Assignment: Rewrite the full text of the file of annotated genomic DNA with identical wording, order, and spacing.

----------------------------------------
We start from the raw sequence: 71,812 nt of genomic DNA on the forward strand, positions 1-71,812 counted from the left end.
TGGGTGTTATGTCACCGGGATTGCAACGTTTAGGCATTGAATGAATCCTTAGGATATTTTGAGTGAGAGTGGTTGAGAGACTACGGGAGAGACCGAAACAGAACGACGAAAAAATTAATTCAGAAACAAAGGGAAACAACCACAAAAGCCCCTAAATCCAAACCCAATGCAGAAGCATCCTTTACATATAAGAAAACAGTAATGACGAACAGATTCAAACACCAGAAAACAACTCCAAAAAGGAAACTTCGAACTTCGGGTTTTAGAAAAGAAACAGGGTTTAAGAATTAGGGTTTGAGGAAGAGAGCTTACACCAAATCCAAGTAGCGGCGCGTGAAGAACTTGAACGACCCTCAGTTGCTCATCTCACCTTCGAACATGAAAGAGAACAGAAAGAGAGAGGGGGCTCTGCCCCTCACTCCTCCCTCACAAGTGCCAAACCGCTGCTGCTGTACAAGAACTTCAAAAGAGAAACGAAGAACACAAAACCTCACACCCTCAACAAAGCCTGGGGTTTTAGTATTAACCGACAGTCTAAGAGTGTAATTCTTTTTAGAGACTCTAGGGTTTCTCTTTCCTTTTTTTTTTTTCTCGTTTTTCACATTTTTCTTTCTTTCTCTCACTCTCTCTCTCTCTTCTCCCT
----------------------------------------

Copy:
We start from the raw sequence: 71,812 nt of genomic DNA on the forward strand, positions 1-71,812 counted from the left end.
TGGGTGTTATGTCACCGGGATTGCAACGTTTAGGCATTGAATGAATCCTTAGGATATTTTGAGTGAGAGTGGTTGAGAGACTACGGGAGAGACCGAAACAGAACGACGAAAAAATTAATTCAGAAACAAAGGGAAACAACCACAAAAGCCCCTAAATCCAAACCCAATGCAGAAGCATCCTTTACATATAAGAAAACAGTAATGACGAACAGATTCAAACACCAGAAAACAACTCCAAAAAGGAAACTTCGAACTTCGGGTTTTAGAAAAGAAACAGGGTTTAAGAATTAGGGTTTGAGGAAGAGAGCTTACACCAAATCCAAGTAGCGGCGCGTGAAGAACTTGAACGACCCTCAGTTGCTCATCTCACCTTCGAACATGAAAGAGAACAGAAAGAGAGAGGGGGCTCTGCCCCTCACTCCTCCCTCACAAGTGCCAAACCGCTGCTGCTGTACAAGAACTTCAAAAGAGAAACGAAGAACACAAAACCTCACACCCTCAACAAAGCCTGGGGTTTTAGTATTAACCGACAGTCTAAGAGTGTAATTCTTTTTAGAGACTCTAGGGTTTCTCTTTCCTTTTTTTTTTTTCTCGTTTTTCACATTTTTCTTTCTTTCTCTCACTCTCTCTCTCTCTTCTCCCT